Beth Underdown’s debut novel, The Witchfinder’s Sister was released by Viking in March 2017.
Beth is with me today to talk about her approach to the research process and how important it is to find your own system. Over to you, Beth….
When I started my first novel, I didn’t have a clue what I was up to. I floundered about, making a start on this scene or that subplot, interspersing writing with what began as a fairly scatter-gun approach to research – one week a book of sermons, the next an illustrated herbal, the next a broad political survey of the whole century in which my story was set. As the book progressed, my approach to research changed, and became about looking for answers to specific questions the story had raised. But to start with, my research strategy might best have been described as random.
I like to think that now, starting my second novel, some of what I learned with the first one will save me a bit of time and heartache. I’m hoping, for instance, that I’ve sharpened my instinct for which scenes and which subplots will be needed in this next book – which should be developed, and which should be allowed to die quietly before they embarrass me any further.
But what hasn’t changed, I’m realising, is that scatter-gun approach to the first weeks of research. As it turns out, scatter-gun is what I need.
Last year, after finishing my first novel, I breathed a sigh of relief. Having made it through months of active writing, during which I’d been afraid to read other people’s fiction in case I lost a grip on the voice of my own narrator, suddenly I was free. I started to read some of the great fiction that was coming out at the time: The Essex Serpent. The North Water. His Bloody Project. I also got a teaching job, so I started to read and reread a bunch of classics, to help prepare my seminars: Madame Bovary. The Hound of the Baskervilles. The Talented Mr Ripley. But despite these literary riches, I felt a bit bereft, and I didn’t know why. I was reading everything (or as much of everything as I had hours in the day to accommodate). So why did it feel like something was missing?
What I wasn’t reading, I see now, were my scatter-gun books. My weird books. Books published in the sixties and since forgotten. Books consigned to the dustiest end of the library or the forsaken corner of a second-hand bookshop.
Now that I’m starting Novel Two, I’m back among those weird books again. The history of inquests in the British Isles. A mid-Victorian survey on the state of girls’ schools. A compendium of articles from a small regional newspaper. (Opening this last one at random, I landed on a brief story about a local man selling his wife at the town market. Weird books, I’ve missed you.)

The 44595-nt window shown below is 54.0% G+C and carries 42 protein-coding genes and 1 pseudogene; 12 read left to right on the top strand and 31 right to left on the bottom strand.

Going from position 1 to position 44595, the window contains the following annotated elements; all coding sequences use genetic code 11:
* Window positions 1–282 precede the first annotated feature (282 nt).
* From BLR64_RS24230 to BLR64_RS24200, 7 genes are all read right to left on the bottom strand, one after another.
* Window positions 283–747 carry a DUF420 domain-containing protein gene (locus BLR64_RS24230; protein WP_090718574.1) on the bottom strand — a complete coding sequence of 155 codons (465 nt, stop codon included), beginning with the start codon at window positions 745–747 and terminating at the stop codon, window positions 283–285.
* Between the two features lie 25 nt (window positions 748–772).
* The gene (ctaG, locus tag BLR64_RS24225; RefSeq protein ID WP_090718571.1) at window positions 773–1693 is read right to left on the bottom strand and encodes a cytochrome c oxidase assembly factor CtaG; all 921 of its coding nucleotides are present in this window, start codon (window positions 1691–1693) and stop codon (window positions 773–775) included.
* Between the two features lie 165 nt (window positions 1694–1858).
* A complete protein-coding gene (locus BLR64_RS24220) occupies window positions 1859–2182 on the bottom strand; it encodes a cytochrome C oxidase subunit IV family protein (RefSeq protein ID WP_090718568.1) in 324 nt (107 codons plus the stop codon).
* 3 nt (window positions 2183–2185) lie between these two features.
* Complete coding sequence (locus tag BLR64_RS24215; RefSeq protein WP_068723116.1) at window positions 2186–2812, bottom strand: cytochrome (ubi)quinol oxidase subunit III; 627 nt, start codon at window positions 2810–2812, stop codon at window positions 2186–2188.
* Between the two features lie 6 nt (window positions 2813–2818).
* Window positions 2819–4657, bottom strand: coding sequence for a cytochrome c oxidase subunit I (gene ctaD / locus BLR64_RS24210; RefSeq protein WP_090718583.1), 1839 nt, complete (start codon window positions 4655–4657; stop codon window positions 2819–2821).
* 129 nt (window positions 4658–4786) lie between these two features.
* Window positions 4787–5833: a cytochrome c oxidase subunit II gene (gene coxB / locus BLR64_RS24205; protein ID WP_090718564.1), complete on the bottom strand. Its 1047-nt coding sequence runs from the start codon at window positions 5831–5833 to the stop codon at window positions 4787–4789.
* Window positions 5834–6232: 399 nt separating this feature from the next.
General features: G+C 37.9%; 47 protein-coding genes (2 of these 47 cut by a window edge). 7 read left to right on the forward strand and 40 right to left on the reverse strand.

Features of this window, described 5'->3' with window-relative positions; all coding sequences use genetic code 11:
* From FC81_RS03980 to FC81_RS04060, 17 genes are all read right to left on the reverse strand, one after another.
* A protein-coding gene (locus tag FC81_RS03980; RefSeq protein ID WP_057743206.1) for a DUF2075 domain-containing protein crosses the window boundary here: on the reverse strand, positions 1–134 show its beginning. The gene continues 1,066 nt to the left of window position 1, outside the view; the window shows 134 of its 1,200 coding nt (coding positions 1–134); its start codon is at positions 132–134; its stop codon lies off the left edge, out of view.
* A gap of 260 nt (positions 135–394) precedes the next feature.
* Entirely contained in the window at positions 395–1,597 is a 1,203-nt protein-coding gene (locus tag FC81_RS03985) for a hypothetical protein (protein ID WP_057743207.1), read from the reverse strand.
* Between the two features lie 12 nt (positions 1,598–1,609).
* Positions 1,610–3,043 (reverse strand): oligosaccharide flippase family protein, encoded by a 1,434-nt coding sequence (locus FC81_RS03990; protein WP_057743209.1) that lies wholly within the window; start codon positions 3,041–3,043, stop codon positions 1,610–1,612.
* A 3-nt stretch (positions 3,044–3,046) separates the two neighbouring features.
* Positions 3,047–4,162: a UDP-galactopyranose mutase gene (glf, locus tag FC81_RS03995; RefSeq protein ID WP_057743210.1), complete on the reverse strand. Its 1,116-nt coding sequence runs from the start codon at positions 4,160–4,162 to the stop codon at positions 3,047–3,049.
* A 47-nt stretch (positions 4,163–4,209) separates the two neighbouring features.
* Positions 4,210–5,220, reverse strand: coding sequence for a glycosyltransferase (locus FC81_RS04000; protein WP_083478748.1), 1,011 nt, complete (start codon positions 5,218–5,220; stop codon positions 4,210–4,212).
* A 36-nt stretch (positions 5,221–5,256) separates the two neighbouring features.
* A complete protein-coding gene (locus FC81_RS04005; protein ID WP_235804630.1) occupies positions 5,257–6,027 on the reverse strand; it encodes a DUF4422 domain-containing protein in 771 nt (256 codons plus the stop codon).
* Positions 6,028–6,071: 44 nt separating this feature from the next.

I realise now how important it is to my life as a writer to not just read books-of-the-moment, or even only classics, but to read the books nobody else is reading at all. Now, when I see a shelf labelled ‘Local Interest – Miscellaneous’, my writer’s heart lifts.
Beth Underdown was born in Rochdale in 1987. She studied at the University of York and then the University of Manchester, where she is now a Lecturer in Creative Writing.
The Witchfinder’s Sister is her first novel, and is out with Viking in the UK and Ballantine in the US in Spring 2017. The book is based on the life of the 1640s witch finder Matthew Hopkins, whom she first came across while reading a book about seventeenth-century midwifery. As you do.
For more information on Beth, visit her website: http://www.bethunderdown.co.uk
About The Witchfinder’s Sister:
‘The number of women my brother Matthew killed, so far as I can reckon it, is one hundred and six…’
1645. When Alice Hopkins’ husband dies in a tragic accident, she returns to the small Essex town of Manningtree, where her brother Matthew still lives.
But home is no longer a place of safety. Matthew has changed, and there are rumours spreading through the town: whispers of witchcraft, and of a great book, in which he is gathering women’s names.
To what lengths will Matthew’s obsession drive him?
And what choice will Alice make, when she finds herself at the very heart of his plan?
(The Witchfinder’s Sister is available to buy in most UK bookshops and online.)